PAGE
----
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Biohazard expert Enrique Castañeda brings death to life

For 'Sunshine Cleaning,' the cleanup expert helped dirty up the set in a real-world sort of way.

March 15, 2009|Cristy Lytal

It's never easy to cope with tragedy, but Enrique Castaneda can help. An expert in biohazard removal, he professionally cleans and disinfects areas that have been contaminated by human blood, brains, skin or other unsanitary parts and fluids.

"We've done jealous husbands killing their wives; we've done drug deals gone bad; we've done family members that passed away and nobody found them for two, three weeks," he says. "It's true when they say crime doesn't have an address. It happens anywhere."

Born in Manzanillo, Mexico, Castaneda moved to Albuquerque in 1988 at age 17 and opened a fire-and-water-damage-restoration company. In 2002, while reading his industry's trade magazine, Castaneda happened upon an article underlining the need for experts in the biohazard removal field. "I had experienced a family member that committed suicide, and unfortunately I was the one who got [stuck] cleaning up the mess, and I didn't know what to do," he recalls. "That's one of the main reasons that, as a business owner, I went this route, that I work like this."

After attending a weeklong seminar in St. Louis covering topics including proper biohazard disposal and the psychology of grief, he added this specialized service to his repertoire. A few years into his new business venture (and still in Albuquerque), he got a call to do some consulting work on "Sunshine Cleaning," a biohazard cleaning comedy currently in select theaters.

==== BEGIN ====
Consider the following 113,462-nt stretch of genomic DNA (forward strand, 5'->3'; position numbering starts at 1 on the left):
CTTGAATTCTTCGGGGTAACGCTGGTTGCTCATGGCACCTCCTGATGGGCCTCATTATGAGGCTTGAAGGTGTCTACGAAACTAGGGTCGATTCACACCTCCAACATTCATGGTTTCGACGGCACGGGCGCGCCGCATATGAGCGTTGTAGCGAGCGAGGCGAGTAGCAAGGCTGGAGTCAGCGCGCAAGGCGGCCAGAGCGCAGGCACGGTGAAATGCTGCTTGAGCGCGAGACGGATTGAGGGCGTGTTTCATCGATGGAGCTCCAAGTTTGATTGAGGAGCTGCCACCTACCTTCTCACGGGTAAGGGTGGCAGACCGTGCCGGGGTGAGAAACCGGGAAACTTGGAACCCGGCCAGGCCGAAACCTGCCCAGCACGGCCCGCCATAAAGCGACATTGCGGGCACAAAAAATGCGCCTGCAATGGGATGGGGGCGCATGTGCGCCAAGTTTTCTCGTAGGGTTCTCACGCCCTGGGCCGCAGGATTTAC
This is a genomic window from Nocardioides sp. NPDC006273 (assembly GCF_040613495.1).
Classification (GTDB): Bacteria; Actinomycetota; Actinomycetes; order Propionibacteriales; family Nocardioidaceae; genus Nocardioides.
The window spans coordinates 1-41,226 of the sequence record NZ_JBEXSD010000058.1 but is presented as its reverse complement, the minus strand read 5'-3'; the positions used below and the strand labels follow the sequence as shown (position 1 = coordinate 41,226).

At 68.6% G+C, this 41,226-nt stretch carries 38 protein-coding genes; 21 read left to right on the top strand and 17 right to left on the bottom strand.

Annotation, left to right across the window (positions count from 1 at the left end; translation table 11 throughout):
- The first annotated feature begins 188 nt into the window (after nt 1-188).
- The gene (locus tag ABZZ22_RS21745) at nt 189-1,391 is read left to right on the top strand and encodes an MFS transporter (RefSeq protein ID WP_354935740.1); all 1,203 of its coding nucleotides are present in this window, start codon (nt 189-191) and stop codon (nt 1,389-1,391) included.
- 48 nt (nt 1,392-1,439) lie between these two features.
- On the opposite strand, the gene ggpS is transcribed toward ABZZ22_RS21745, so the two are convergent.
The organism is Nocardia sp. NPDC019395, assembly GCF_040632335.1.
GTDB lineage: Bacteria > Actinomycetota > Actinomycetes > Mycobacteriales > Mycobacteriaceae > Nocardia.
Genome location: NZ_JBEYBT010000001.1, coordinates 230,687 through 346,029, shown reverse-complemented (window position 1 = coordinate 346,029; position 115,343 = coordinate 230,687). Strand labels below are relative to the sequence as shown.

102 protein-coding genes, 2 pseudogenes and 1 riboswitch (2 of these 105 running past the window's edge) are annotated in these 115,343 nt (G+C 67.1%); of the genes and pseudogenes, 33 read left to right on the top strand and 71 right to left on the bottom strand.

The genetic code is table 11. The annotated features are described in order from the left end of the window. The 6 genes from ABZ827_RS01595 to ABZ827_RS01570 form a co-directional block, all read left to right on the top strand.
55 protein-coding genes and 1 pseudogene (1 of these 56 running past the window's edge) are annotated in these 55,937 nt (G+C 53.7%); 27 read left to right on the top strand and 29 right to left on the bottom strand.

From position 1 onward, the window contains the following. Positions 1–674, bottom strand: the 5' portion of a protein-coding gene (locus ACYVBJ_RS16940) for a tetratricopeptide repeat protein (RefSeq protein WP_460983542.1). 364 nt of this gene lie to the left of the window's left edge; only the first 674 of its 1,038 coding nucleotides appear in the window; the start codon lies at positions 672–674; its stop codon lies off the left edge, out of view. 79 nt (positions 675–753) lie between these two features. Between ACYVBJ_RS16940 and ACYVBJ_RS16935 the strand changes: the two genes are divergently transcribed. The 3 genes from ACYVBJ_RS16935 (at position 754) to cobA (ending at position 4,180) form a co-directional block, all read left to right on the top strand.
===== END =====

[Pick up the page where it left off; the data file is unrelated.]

"Consulting is fun, but so is my job," he says. "The most rewarding part for me is being able to help family members when they're in a tough situation. People come home to a house, and they're not seeing what mess was created by the family member. It helps them to forget about it."

The thin red line: On "Sunshine Cleaning," Castaneda helped make messes instead of cleaning them up. "I did supply them with ample copies of photos of suicides with shotguns and stuff like that," he says, "so they knew about what was going to happen, how it was supposed to look. The one thing that we worked on a little bit harder was the body decomposing on the mattress. I felt like they did not have enough stain on the mattress [originally]. Once blood starts drying out, it gets a reddish color, like a very strong red. And that's something that we had talked about, the color of blood, how it changes with time. But we worked on that and we got it right, and I felt that it was very realistic."

Common scents: "We wear heavy-duty gloves and we only use them once," says Castaneda. "We use Tyvek suits and we only use them once. We have full-face respirators, which block the odor, but you still smell it eventually. The odor will be on our suits and stuff like that. I don't know if you've ever smelled a dead animal that's been decomposed -- it's probably about 10 times stronger when it's human. It's the strongest odor that I have found so far. That's what we call 'the odor of death.' "

Dealing with despair: Like the characters portrayed by Emily Blunt and Amy Adams in the film, real biohazard cleaners must do whatever they can to keep their spirits high. "When we're doing a [cleanup], and it's in a house with family, we like to tell the people to leave the scene [while we] work there and just leave a cell where we can call if they need to make a decision on something," says Castaneda. "It's because I tell my employees, 'If we're doing a scene, if you want to play music, listen to the music, whatever. You do that to get your mind out of that scene.' And obviously, if we have family members in the room, we're not going to have the radio blasting or even the radio to any level. I'm sure they would feel uncomfortable. But as a business owner, you've got to have a sense of humor. You've got to look at things differently because otherwise you would get depressed. There's so much stuff that you see."


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